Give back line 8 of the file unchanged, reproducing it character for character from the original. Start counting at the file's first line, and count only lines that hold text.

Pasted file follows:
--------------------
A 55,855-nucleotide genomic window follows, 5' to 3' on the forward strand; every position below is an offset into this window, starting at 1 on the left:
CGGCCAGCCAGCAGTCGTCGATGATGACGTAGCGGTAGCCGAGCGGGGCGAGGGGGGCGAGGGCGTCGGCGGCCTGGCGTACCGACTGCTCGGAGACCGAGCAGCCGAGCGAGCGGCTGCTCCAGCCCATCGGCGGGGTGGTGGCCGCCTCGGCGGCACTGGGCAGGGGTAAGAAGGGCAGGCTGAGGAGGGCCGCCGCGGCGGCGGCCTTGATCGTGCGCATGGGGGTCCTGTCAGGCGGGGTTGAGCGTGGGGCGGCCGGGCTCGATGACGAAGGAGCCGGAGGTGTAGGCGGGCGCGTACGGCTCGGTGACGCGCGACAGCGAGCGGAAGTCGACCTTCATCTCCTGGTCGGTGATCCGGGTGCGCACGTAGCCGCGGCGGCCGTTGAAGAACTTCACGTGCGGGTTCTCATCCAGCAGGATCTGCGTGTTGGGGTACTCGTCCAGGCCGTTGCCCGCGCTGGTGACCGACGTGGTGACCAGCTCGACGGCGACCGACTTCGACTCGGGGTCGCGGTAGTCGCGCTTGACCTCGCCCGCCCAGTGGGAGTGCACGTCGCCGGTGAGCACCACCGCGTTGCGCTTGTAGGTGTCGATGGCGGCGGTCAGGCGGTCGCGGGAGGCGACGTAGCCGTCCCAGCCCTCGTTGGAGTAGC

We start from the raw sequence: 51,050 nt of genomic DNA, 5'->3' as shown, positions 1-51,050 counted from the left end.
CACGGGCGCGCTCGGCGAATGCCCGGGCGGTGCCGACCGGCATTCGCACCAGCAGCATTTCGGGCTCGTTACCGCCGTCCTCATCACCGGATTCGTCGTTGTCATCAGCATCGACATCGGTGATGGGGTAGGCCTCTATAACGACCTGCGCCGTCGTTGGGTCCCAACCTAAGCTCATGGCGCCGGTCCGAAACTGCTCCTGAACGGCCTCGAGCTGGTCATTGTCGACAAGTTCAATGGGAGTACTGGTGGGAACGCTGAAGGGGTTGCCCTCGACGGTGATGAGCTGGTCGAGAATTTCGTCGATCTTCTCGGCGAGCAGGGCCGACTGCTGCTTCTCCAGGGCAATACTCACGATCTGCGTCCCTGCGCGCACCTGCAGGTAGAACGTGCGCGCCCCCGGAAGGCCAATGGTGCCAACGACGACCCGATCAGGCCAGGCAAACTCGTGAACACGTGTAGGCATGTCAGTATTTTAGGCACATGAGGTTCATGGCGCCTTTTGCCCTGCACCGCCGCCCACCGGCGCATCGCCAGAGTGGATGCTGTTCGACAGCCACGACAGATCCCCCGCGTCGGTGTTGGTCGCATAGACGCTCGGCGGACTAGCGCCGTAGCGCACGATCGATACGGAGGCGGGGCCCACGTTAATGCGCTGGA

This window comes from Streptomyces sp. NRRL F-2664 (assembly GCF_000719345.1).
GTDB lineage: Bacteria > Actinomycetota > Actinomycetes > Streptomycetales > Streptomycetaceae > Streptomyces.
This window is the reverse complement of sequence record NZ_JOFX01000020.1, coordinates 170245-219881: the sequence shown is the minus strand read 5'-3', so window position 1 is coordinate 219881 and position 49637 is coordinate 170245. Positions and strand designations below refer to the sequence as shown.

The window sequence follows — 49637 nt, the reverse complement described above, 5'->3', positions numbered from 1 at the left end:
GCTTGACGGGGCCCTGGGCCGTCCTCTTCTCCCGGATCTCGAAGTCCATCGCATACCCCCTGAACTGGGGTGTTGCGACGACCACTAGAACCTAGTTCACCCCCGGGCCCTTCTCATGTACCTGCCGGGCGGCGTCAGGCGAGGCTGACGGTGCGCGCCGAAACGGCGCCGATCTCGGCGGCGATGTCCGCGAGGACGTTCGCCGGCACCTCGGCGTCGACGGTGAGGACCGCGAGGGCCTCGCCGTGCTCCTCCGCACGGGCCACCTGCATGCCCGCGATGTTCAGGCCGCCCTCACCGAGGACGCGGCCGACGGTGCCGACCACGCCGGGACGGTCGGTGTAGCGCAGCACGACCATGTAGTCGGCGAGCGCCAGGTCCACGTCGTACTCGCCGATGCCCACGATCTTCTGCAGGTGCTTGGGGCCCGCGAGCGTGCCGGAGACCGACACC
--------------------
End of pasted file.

The window sequence follows — 49637 nt, the reverse complement described above, 5'->3', positions numbered from 1 at the left end: